Some Of the most interesting question about planet 9 (answered!)
Q: If true, could this be the first of many such planets that we find?
A: Actually, yes, that’s possible. There is a lot of space outside of the Kuiper belt but still within the gravitational influence of the sun. There could be several small planets out there. The wide field infrared survey has ruled out anything as large as Saturn or bigger, though.
Q: Would such a discovery make it easier to find other Kuiper belt objects, or it would still leave too many variables to do so?
A: To find this planet they’re going to have to take a lot of long exposure images of a good chunk of the sky. They will likely find quite a few other objects in that region while they look for it. Some will possibly be in the Kuiper belt, and others could be like Sedna and Eris, and be in the space past the Kuiper belt.
Q: Wouldn’t those planets temps be basically at near absolute zero?
A: No. Just because it’s far from the sun doesn’t mean it can’t be hot itself. We know it isn’t, but for its mass it would need to be a gas giant about Neptune’s size, which means it has enough mass to pressurize the lower levels and its core to keep it hot. Along with that, it’s fluctuation of gravity as it approaches and retreats from Sol are enough to give it some internal movement like our own core because of tidal pulls from the Luna. We’ve ruled out anything of Saturn’s size or larger because it’s heat signature would be measurable without really looking for it, but the mass it would require for the calculations to work would place it somewhere between Neptune and Uranus in size, and therefore gaseous and about 20% cooler than we’ve been searching for.
On top of which, space isn’t cold. Cold isn’t a thing, its a lack of heat, which means the energy must transfer somewhere. There is no medium for it to transfer, so an object in space loses heat by losing its own mass. Space stations have to worry about cooling from all the instruments and body heat, not staying warm like you see in movies. Now eventually, after several billion years between galaxies a planet earth’s size could lose all its heat energy, but not one still circling a star, and nothing will reach absolute zero on its own until the heat death of the universe.
Q: How do we know it must be a gas giant? Is there something inherently impossible for a planet of that mass to be rocky?
A: Yes, actually. At a certain point a rocky planet’s mass becomes unsustainable. That’s why most rocky extrasolar planets are called Super-Earths, because Earth is already decently large.
Q: It sounds like we have some circumstantial data and solid math supporting its existence, but no actual observations of the planet:
“We have pretty good constraints on its orbit,” Dr. Brown said. “What we don’t know is where it is in its orbit, which is too bad.”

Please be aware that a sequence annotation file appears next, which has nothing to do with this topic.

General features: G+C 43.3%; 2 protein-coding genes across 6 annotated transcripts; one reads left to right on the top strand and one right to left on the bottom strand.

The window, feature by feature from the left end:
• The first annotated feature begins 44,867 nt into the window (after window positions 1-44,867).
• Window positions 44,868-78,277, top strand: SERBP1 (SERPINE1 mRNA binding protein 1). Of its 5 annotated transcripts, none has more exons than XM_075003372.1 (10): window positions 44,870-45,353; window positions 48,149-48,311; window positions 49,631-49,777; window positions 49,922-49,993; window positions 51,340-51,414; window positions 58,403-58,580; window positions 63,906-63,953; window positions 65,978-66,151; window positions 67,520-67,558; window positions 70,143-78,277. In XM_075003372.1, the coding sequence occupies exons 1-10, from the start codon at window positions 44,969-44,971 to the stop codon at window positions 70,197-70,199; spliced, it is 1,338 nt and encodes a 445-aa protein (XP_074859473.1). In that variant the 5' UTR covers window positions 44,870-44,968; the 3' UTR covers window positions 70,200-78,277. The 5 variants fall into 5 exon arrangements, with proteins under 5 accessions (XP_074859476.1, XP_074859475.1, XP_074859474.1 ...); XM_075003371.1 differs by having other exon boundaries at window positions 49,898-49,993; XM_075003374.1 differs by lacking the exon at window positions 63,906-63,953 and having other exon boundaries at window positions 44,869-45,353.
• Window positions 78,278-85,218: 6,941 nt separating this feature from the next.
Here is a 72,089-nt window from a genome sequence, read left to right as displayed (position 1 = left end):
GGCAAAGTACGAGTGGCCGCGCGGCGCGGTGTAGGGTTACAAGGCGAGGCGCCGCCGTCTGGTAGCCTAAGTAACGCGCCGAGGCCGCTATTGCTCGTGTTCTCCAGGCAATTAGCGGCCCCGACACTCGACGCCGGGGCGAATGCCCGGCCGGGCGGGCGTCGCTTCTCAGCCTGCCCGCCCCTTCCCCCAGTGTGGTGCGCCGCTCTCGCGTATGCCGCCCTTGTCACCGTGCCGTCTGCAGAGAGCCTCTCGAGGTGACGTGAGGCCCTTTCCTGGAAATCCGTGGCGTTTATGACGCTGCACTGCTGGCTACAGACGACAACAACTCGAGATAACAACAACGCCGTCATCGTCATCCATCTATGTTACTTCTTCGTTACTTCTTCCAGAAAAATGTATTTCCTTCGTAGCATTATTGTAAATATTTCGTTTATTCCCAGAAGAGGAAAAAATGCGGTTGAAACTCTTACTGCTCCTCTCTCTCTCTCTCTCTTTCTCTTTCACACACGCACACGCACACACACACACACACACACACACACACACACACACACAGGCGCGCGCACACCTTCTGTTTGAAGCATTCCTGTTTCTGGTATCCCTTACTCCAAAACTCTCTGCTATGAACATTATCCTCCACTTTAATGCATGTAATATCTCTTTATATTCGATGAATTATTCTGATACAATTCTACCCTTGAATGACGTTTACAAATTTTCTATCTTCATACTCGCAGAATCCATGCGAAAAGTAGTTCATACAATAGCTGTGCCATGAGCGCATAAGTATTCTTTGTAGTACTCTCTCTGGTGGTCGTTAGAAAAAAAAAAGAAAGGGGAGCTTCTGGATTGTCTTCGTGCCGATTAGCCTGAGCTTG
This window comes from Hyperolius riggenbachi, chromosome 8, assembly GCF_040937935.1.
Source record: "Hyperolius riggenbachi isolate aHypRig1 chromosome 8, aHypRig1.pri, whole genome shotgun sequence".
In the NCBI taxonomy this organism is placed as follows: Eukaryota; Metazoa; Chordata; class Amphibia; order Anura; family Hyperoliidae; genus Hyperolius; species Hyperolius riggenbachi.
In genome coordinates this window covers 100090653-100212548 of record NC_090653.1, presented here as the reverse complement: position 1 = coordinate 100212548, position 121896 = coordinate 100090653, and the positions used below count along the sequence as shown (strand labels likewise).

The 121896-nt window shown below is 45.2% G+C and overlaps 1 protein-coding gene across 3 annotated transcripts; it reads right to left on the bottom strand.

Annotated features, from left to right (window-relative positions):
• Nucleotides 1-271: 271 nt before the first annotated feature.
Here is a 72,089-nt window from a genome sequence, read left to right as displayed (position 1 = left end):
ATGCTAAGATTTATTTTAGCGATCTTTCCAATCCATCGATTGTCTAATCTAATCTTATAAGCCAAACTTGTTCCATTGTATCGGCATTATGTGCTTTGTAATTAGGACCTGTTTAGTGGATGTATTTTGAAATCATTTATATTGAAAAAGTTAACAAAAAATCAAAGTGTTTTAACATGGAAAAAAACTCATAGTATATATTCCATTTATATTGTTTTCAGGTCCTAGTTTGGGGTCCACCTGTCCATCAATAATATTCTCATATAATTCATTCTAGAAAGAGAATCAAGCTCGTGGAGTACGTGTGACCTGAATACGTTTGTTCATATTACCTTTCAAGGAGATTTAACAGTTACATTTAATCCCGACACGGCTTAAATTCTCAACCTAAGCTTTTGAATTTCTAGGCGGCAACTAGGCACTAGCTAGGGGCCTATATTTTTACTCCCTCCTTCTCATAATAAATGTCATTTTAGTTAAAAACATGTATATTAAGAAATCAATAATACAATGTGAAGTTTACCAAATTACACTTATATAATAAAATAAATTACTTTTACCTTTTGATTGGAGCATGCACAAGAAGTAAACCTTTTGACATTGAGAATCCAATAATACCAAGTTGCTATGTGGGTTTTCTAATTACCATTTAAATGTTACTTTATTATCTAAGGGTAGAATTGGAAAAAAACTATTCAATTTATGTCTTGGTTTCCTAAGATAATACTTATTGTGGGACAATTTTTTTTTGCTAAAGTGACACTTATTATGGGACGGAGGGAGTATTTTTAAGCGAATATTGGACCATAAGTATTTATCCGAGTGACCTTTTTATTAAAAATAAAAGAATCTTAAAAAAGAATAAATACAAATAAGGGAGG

Is our next step to actually figure out where it is? Given its extremely large orbit, what are some observation techniques applicable for the kinds of distances we’re talking about?
If that’s not our next step, what is?
A: they would need an extremely powerful telescope to spot it. The only one capable is Subaru, which they are intending on using to look for it, the Astronomer who found it (Brown) estimates it would take 5 years to locate it.
Q: For a sense of scale, how far out would voyager 1 or 2 be on that map? Would either have reached the aphelion of planet IX yet?
A: Voyager 1, the farthest space probe from Earth, is about 133 AU away from us. This new planet would have a closest approach of around 200 AU, meaning Voyager 1 is about 2/3 of the way to the closest point in this planet’s orbit. If you were to send a probe out from Earth today at the speed Voyager has been going at, you would get to its closest approach in about 58 years.
Q: Theoretically, what would be the maximum distance an object could orbit the sun before gravity is no longer strong enough to allow for a repeating orbit? And to add, is there a minimum or maximum mass that object would have to be?
A: The mass of the orbiting object won’t matter (provided it’s significantly smaller than the mass of the Sun itself, of course – another star makes things complicated).
You’re basically asking for the radius of the Hill sphere of the Sun. Someone on this forum post calculated that it’s 2.37 light years, anything orbiting farther out than that would tend to have its orbit disrupted by tidal effects from the galaxy’s mass and from other passing stars.
In practice it’s probably smaller than that, since something orbiting 2.37 light years away would be very tenuously bound to the Sun indeed. The Oort cloud is theorized to have comets orbiting up to around 1.5-2 light years out, that’s probably the max.